Recently, I’ve engaged in conversations about places that, for various reasons, attract me. Among them: New Mexico and parts of Arizona, as well as several other places where rain is not as common, by far, as it is where I live now. During those conversations, I’ve expressed concerns about some of those places, due to the potential for water shortages. Yesterday, a CNN headline online caught my attention: First-ever Colorado River water shortage is now almost certain, new projections show. My vague worries about an ill-defined point in the “future” are coming into focus, far clearer than heretofore. Right-wing climate deniers might refute the projections. And they could, conceivably, be right about causation (though I seriously doubt it). But denial of causation seems to carry with it denial of demonstrable facts; like, we’re running out of water in a lot of places. Whatever the cause, we have to do something. And that might include killing lawns, redirecting water from golf courses to city drinking water supplies (okay, I hear the unhappy murmuring of golfers as they reach for their torches and pitchforks), and planting crops that maximize nutrition and minimize water use. And, finally, we may have to insist that people who want to live in the desert are on their own when it comes to water, except that we must limit how much they take out of the ground.
This discussion seems to out of place as I look out the window at miles and miles of wetness. It’s too wet for me even to comfortably walk out onto the deck to hand the hummingbird feeders. I assert that it’s not out of place.
And now for something out of the ordinary.
How shocking would it be for people to learn that I suddenly left Arkansas in the company of a woman, destined for Christchurch, New Zealand. The surprise would grow when the circumstances of my departure became known. I had been hired to handle international marketing for the Te Pae Christchurch Convention and Exhibition Centre. The shock would grow exponentially when the identity of the woman who accompanied me became known. A married woman who was understood to be morally steadfast and devoted to her husband. Yet it was clear; she was not just in my company, she was my intensely romantic companion. As we waited together in the LAX departure lounge, she took a selfie while giving me a passionate French kiss and sent the image, attached to a text message, to her closest friend. “Willard will never understand, Lela, but I hope you can and will. Please try to comfort him and assure him that I love him, though it may not seem that way now. But I need this excitement, this passion, in my life.”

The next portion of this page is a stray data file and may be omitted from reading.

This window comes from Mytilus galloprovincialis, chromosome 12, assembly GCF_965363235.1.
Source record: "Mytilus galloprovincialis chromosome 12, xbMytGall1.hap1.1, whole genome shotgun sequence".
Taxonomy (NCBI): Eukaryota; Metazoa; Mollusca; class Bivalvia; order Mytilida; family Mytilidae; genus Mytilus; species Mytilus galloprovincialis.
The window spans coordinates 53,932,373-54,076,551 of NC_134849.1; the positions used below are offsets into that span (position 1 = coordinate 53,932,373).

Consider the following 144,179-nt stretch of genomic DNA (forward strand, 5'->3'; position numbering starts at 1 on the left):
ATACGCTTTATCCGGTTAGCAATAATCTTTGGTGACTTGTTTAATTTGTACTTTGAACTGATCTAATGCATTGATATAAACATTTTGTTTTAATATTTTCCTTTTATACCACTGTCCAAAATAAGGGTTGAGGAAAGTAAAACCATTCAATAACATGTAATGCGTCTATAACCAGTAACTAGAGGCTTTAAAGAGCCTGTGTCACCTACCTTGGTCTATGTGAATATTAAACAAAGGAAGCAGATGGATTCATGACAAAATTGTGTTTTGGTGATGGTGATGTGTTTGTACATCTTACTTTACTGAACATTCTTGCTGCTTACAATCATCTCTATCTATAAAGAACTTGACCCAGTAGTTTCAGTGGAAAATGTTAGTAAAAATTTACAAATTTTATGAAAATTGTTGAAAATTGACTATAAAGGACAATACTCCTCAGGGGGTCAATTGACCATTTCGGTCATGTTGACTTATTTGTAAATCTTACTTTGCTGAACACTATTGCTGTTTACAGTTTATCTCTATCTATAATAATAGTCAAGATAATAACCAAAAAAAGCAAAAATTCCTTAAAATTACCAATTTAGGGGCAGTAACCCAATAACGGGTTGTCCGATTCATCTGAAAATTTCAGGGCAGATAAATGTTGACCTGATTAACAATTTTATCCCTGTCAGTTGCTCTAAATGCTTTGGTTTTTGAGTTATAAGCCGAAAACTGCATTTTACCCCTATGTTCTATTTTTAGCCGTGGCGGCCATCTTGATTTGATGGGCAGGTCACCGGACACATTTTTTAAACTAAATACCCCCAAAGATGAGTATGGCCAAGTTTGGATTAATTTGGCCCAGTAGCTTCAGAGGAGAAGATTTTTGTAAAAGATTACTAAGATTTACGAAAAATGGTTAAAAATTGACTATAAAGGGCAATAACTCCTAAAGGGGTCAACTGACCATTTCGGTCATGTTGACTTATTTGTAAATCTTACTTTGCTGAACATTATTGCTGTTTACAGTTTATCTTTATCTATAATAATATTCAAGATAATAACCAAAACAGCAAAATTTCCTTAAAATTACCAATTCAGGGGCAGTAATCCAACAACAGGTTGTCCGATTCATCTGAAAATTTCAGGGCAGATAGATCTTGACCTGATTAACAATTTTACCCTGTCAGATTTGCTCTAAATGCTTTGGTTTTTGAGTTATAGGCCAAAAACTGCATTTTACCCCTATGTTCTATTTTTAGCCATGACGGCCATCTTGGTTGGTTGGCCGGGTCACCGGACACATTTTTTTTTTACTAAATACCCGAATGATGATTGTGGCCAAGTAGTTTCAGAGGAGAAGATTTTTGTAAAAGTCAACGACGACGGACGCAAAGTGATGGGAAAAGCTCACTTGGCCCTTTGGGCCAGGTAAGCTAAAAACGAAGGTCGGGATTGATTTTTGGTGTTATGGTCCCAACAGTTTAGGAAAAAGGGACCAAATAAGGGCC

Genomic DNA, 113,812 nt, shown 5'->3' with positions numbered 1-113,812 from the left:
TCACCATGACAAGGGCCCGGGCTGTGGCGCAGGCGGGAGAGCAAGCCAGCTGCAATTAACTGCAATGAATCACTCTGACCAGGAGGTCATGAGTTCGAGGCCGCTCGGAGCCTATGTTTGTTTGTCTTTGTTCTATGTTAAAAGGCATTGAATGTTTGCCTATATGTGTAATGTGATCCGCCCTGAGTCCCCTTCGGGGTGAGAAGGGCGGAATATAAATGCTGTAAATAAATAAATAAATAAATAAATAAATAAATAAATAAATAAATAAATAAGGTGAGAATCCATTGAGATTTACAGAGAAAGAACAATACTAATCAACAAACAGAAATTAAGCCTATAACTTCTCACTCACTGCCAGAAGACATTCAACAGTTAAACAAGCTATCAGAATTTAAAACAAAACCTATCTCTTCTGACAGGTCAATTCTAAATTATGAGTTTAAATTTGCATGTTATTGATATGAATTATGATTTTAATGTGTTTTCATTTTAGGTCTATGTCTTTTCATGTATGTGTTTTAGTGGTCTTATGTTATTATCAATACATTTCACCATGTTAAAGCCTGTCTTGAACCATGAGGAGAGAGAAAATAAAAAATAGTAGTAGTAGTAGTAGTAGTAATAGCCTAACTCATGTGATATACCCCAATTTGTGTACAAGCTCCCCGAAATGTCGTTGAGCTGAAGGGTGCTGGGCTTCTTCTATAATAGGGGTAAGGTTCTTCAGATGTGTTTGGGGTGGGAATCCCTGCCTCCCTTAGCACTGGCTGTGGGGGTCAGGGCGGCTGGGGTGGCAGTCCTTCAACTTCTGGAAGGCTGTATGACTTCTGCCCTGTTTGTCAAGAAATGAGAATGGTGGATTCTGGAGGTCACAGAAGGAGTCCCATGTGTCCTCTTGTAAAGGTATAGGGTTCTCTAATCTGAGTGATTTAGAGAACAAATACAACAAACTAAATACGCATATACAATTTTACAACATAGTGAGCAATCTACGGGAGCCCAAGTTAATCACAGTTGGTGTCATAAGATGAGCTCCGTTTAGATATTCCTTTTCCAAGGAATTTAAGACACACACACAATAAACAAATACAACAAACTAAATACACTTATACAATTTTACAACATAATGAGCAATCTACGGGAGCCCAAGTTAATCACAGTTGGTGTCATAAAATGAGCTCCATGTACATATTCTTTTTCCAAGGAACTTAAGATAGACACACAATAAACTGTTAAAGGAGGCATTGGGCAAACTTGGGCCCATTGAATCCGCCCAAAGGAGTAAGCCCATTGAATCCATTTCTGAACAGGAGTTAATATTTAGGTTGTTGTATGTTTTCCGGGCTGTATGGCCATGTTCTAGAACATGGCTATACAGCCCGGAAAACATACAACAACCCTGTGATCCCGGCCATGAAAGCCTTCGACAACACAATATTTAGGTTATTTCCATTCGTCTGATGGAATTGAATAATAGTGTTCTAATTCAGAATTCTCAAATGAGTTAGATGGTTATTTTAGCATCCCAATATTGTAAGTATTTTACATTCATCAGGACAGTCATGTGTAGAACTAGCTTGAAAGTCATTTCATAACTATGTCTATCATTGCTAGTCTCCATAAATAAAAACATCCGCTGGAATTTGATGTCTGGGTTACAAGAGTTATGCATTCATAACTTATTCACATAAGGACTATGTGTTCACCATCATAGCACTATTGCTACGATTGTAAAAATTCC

Tongues would wag for months. Poor Willard, though initially stunned and hurt, would eventually find comfort in the arms of Letitia, a beautician from El Dorado. And Lela would join us in Christchurch a year later, bringing her new lover, a jazz violinist named Galileo Smart, with her. Lela, too, would have discovered what Susanna and I had long since learned: life lived wrapped in the barbed wire chains of a moral code more suited to a Victorian age than to modernity, can be intolerable. Infidelity and raw romantic excitement, as we say, are as natural as breathing; maybe more so. Lela’s husband, Barney, eventually recovered, more or less. He and Willard spent their days playing pickle-golf and drinking Geritol-laced vodka tonics.
Obviously, I have a bias against unquestioning adherence to irrational social convention turned into compulsory manipulation that serves only to keep us subjugated in the master/slave relationship, where “master” is cleverly disguised as the church or the body politic. And I realize mocking Willard and Barney for sport is an indecent failing, a flaw I am trying to correct. I promise. But the freedom to pursue the forbidden fruit of what most consider illicit passion is a privilege I refuse to surrender.
That’s a tiny part of the backstory. The reality of this unexpected vignette has yet to be played out in my head. Which may be best for everyone who stumbles upon this twisted fiction. Or what might best be called twisted friction. Written from an intricately woven first, second, and third person point of view, this never-to-be-finished piece would engage the reader in direct conversation with the writer while exposing elements of the experience that could be revealed only in third person (well, maybe a better writer could do it better from a whole different perspective, but…I am the one with the keyboard and morally corrupt fingers). Okay, that’s enough of a foray into fiction for the moment.